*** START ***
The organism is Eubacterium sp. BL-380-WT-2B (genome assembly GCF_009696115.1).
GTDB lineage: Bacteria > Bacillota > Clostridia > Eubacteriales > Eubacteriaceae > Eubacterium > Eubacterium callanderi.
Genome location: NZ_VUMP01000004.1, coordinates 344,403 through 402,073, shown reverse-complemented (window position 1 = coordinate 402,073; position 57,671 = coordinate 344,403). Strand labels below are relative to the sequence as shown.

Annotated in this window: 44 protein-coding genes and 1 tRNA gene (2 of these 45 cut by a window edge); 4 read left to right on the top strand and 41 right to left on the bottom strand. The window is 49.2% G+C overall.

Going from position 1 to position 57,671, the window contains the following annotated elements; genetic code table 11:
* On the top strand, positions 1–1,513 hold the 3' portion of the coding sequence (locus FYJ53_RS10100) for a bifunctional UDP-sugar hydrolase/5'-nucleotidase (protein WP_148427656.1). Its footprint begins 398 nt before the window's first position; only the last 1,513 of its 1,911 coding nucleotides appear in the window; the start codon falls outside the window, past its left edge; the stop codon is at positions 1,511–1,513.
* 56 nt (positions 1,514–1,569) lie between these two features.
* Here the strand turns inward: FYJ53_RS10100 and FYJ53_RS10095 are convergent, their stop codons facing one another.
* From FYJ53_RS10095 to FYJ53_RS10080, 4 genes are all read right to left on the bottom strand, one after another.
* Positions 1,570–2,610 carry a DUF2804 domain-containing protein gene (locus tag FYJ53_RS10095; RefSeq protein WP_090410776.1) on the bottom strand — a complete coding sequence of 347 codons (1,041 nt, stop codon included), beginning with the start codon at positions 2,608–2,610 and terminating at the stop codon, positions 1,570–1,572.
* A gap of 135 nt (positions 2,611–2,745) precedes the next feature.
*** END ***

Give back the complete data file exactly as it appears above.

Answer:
The organism is Eubacterium sp. BL-380-WT-2B (genome assembly GCF_009696115.1).
GTDB lineage: Bacteria > Bacillota > Clostridia > Eubacteriales > Eubacteriaceae > Eubacterium > Eubacterium callanderi.
Genome location: NZ_VUMP01000004.1, coordinates 344,403 through 402,073, shown reverse-complemented (window position 1 = coordinate 402,073; position 57,671 = coordinate 344,403). Strand labels below are relative to the sequence as shown.

Annotated in this window: 44 protein-coding genes and 1 tRNA gene (2 of these 45 cut by a window edge); 4 read left to right on the top strand and 41 right to left on the bottom strand. The window is 49.2% G+C overall.

Going from position 1 to position 57,671, the window contains the following annotated elements; genetic code table 11:
* On the top strand, positions 1–1,513 hold the 3' portion of the coding sequence (locus FYJ53_RS10100) for a bifunctional UDP-sugar hydrolase/5'-nucleotidase (protein WP_148427656.1). Its footprint begins 398 nt before the window's first position; only the last 1,513 of its 1,911 coding nucleotides appear in the window; the start codon falls outside the window, past its left edge; the stop codon is at positions 1,511–1,513.
* 56 nt (positions 1,514–1,569) lie between these two features.
* Here the strand turns inward: FYJ53_RS10100 and FYJ53_RS10095 are convergent, their stop codons facing one another.
* From FYJ53_RS10095 to FYJ53_RS10080, 4 genes are all read right to left on the bottom strand, one after another.
* Positions 1,570–2,610 carry a DUF2804 domain-containing protein gene (locus tag FYJ53_RS10095; RefSeq protein WP_090410776.1) on the bottom strand — a complete coding sequence of 347 codons (1,041 nt, stop codon included), beginning with the start codon at positions 2,608–2,610 and terminating at the stop codon, positions 1,570–1,572.
* A gap of 135 nt (positions 2,611–2,745) precedes the next feature.